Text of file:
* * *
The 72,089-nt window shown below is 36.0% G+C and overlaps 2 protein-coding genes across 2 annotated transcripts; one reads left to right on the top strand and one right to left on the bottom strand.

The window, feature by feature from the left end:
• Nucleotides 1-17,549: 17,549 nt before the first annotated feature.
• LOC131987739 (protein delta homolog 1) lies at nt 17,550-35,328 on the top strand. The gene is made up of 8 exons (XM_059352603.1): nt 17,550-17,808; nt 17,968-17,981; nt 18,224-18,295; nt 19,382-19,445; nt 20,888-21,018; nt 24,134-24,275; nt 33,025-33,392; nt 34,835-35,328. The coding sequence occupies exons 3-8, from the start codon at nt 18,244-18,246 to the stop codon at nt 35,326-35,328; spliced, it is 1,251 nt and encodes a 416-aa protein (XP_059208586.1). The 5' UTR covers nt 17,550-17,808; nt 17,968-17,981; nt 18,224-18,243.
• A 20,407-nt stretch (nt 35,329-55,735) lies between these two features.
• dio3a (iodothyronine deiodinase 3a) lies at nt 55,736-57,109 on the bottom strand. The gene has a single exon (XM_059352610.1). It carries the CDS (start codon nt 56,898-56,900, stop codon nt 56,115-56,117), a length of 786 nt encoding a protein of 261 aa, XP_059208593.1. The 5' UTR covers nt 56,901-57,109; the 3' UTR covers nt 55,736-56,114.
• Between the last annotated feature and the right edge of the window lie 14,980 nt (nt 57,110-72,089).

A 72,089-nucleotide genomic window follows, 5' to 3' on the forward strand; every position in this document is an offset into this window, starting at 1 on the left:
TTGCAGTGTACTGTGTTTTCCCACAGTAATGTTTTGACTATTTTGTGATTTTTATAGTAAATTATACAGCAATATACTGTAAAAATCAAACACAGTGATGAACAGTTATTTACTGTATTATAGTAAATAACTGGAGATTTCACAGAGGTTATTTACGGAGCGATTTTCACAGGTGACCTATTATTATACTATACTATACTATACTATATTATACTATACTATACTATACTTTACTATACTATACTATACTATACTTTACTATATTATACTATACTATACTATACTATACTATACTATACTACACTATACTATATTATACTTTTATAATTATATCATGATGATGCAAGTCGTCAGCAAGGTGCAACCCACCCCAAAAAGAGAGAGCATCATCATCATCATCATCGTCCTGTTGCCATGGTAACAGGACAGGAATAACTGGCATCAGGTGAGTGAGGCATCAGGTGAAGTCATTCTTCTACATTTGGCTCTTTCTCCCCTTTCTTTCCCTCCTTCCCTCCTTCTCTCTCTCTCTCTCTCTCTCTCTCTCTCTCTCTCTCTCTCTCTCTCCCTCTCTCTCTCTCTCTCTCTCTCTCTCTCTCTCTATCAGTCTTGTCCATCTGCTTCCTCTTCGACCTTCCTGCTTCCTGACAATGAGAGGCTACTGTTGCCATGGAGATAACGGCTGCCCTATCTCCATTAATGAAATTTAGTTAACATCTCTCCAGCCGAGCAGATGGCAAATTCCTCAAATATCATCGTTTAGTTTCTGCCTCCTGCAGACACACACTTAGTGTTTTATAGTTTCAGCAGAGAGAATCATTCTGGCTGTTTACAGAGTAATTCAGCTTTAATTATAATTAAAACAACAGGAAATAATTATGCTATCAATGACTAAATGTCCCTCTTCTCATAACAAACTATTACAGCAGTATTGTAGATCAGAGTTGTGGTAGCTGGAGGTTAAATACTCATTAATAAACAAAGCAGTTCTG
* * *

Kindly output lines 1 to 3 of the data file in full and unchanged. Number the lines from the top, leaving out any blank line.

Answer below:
The 72,089-nt window shown below is 36.0% G+C and overlaps 2 protein-coding genes across 2 annotated transcripts; one reads left to right on the top strand and one right to left on the bottom strand.

The window, feature by feature from the left end:
• Nucleotides 1-17,549: 17,549 nt before the first annotated feature.